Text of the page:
Editor’s note: This is the second of an eight-part series by writer / photographer Brian Buckner about hiking in the Cuenca area. To read the first installment, click here.
By Brian Buckner
I define rural hiking as walking in areas outside the city proper but the outskirts of town is a good place to get started.
You could be hiking on asphalt, a dirt road or a single track path. That’s right, there’s a mix of surfaces as you move away from the city. Specifically, I am speaking of hiking in rural communities. You’ll find yourself walking right next to people who are riding to work on their horse, leading their milk cows to a greener pasture, or simply making their daily harvest of vegetables.
These country treks are similar to city hikes in that you must be aware of where you put your feet. The surfaces are varied and uneven with loose gravel and exposed roots being the norm. Also, be prepared for steep trails and roads, many with bushwhacking grades. There is a lot of going up and then down as you hike through these areas and you may feel a bit winded by your exertion. No worries though as this is how you become acclimated to the environment. After a time or two, you’ll be showing your buds how it’s done.
Let’s talk first about those country dogs, since they can present a major challenge. By the way, I wrote a funny story about them titled, Yard Dogs of Barabon.
Most city dogs keep from underfoot as you walk the sidewalks and don’t exhibit aggressive behavior. On the other hand, many of the dogs in the country are all about protecting their master’s property and family. They will bark and growl from behind fences, or right next to you, during your hikes. They can and will chase you and presumably, bite you. However, I have logged two or three thousand hiking miles in Ecuador and I’ve never been bitten. If they come out barking, you can swing your pack or trekking poles at them to dissuade aggression. A friend throws them meat scraps he keeps in a zippy. You can growl or bark back at them, raising your arms in the air to appear bigger to them. Or, you can just keep walking, keeping an eye out over your shoulder, and see what happens. All these techniques have been tried and proven to work in various situations. All dogs encountered should be regarded as unpredictable. Do what you think is best to deal with them understanding that most don’t need to be dealt with at all.
The Rewards of el campo
Having informed you of what may seem like a perilous route to some,you should also know that it can be the most rewarding. These are my favorite areas to hike as they are very diverse in both culture and geography. You get to see it all in what we call el campo, or the country. I’ve also met more people on these types of hikes than others since I hike where the people live and work. I love meeting them and having chit-chatting with them. We’ll talk about engaging these country people and also, city people, later on. Let’s see where we might go for now!
In the green hills east of Cuenca lies the rural community of Baguanchi. It is picturesque and very pastoral as most of these outlying communities are. The number 15 city bus turns around there.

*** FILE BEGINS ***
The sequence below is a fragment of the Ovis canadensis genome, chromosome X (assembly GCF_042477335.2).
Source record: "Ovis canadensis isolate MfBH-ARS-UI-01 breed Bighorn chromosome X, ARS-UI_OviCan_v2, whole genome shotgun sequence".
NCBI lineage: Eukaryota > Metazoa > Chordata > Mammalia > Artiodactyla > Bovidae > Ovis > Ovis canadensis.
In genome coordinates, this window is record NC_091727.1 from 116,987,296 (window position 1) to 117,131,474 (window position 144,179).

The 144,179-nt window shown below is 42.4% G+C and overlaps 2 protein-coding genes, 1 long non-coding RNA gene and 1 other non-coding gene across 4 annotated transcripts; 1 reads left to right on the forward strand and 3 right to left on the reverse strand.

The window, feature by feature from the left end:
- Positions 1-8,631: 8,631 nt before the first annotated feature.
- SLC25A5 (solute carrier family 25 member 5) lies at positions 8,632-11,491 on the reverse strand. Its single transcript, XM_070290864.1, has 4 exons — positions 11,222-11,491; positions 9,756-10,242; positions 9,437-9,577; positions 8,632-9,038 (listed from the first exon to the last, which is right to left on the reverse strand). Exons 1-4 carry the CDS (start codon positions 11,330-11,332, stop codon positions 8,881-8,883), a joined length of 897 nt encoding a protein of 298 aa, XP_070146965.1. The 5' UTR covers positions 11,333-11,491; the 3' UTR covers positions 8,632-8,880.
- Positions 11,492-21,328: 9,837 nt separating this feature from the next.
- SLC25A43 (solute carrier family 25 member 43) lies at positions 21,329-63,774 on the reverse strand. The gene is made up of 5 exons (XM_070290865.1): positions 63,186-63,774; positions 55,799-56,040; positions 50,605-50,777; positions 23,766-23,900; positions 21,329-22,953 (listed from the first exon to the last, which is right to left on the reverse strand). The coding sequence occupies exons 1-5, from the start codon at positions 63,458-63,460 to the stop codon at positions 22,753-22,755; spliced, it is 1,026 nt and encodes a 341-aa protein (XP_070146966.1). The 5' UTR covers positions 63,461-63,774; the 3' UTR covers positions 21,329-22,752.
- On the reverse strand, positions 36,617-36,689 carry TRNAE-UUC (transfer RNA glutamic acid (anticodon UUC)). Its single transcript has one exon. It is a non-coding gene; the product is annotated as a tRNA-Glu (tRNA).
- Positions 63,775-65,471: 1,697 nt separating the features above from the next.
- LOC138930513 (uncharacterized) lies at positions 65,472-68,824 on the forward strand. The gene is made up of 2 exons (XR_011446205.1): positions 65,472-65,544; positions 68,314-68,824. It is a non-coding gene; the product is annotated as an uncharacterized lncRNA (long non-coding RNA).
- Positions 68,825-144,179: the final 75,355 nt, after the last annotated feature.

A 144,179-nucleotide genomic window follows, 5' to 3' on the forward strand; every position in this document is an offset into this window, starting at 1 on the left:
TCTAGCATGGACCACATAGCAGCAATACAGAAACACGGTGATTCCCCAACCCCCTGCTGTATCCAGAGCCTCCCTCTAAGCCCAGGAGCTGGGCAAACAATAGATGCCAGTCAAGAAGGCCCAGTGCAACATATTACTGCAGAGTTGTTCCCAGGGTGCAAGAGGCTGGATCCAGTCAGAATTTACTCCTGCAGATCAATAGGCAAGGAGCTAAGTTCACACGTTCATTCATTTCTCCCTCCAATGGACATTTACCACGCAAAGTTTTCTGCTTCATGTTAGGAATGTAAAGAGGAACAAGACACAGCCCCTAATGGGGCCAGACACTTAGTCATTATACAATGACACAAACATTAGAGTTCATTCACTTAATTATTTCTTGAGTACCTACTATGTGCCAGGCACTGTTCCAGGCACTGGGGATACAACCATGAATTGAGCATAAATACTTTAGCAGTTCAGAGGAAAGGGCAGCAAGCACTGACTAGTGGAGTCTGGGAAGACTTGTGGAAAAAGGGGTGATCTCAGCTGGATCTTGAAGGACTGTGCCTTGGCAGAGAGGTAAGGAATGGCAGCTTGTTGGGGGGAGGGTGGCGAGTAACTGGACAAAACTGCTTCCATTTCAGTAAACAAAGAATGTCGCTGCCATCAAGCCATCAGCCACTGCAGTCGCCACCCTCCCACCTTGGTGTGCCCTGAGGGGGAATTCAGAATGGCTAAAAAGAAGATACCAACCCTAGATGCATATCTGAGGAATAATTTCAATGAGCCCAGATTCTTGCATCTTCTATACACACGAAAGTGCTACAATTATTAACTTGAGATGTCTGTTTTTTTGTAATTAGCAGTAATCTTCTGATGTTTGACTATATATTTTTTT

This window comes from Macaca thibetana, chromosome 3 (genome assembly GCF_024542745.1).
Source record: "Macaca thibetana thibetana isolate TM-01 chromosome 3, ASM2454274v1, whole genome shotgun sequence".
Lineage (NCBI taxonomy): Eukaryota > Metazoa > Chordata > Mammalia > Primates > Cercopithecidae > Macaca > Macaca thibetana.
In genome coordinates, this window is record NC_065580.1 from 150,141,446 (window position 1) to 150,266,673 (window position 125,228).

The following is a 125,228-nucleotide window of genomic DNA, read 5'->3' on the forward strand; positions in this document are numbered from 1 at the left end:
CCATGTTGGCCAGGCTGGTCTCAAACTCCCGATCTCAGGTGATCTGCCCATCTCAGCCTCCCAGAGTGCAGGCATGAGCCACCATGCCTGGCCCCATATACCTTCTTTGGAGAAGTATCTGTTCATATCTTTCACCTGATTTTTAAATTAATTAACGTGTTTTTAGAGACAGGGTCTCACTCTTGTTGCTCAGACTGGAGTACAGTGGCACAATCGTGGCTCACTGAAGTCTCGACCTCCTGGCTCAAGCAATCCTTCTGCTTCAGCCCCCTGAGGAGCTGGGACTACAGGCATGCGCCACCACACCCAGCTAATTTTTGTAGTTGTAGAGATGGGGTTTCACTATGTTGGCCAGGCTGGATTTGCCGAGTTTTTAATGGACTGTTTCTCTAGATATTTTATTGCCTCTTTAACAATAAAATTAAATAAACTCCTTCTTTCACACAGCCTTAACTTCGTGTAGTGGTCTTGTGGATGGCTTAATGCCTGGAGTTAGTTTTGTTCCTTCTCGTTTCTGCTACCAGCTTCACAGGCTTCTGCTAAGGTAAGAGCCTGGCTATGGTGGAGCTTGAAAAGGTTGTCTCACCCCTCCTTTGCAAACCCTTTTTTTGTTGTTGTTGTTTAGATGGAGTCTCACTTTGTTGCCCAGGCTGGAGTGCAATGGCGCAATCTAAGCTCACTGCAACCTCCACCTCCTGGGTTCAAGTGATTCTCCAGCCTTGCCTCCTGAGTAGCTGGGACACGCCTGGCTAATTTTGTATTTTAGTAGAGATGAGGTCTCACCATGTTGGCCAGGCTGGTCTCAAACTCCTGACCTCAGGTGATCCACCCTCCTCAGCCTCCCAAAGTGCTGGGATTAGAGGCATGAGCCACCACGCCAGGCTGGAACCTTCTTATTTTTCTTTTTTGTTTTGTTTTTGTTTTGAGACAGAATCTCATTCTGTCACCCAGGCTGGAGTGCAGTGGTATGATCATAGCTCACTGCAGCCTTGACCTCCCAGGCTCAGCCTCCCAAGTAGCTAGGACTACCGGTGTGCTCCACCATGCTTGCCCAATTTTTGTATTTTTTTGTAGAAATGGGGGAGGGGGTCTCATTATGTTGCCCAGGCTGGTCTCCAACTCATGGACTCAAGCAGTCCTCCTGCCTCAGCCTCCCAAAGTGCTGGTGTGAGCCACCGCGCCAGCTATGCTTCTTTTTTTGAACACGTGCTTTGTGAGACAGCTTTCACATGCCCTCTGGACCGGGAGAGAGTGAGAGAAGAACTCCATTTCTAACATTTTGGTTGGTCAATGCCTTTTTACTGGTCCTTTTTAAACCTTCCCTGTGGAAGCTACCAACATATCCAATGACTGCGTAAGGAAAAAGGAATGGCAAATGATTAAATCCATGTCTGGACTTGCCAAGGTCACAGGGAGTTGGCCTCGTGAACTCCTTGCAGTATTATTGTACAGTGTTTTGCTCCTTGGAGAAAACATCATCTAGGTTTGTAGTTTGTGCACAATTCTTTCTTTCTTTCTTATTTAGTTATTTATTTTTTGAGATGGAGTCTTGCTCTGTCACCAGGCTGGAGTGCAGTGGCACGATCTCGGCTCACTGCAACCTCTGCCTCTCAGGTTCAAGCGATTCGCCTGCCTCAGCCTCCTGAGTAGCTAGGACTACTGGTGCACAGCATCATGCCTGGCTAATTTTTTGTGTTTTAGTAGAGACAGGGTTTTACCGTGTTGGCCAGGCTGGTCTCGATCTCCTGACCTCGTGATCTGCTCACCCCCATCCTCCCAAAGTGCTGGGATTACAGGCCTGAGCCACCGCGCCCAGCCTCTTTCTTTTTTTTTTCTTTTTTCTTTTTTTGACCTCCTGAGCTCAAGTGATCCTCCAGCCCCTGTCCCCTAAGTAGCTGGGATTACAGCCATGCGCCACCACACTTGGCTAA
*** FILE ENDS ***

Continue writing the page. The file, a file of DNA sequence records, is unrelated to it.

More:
You’ll arrive from downtown via bus in fifteen or twenty minutes, average. After you’ve arrived, then what? Start walking! Seriously, that’s all there is to it. There are a myriad of tiny rock strewn dirt roads in the area with virtually all of them connect to each other in some way. Get out your smart phone or tablet and open your Google Maps or Google Earth app. Find a route that you like and just follow your blue dot on the map to know your whereabouts, it’s straightforward. More on maps and apps later.
Make a point of greeting those you come across in your walk. Use Spanish as much as you can and smile. Remember, all you need to know to start is how to say “hello,” “good morning” and “good afternoon.”
On the opposite side of Cuenca from Baguanchi, on the west, you will find the small village of San Joaquin and, continuing westward, following a ten-mile stretch of the Yanuncay River, is the town of Soldados. This is one of my favorite areas as you follow the river, surrounded by a pictuesque valley. It’s very green the entire way.
A few miles past San Joaquin is the Cuenca Tenis and Golf Club. You can get off the number 19 city bus there, since that’s where it turns around to head back to town, and start you walk along the river to Soldados. There’s also a green, rural bus that runs this route also but not at all times of the day. You could catch it back to the Golf Club to connect to the number 19 to get back to Cuenca.
Along the road to Soldados, which parallels the river, you’ll find one home or small tienda after another. There are also several churches. The river views change along the route but they’re all great and photo-ops are everywhere. This is a small farming and dairy community. Depending on what time of day, you will see various events of the work day underway. As you pass, be pleasant and greet everyone but let them continue with their work. Everyone will welcome a chance to say hi especially if you’re brave enough to give that new Spanish a whirl.
On your rural hike, remember that farm animals are like all animals, unpredictable and use caution around them. Stopping steers and workers that are plowing is not a welcomed interaction for either the animal or the farmer. Always use your best judgement in interacting with the country folk, realizing how hard they work to earn a meager living. Please give them to do their jobs.
Photos by Brian Buckner.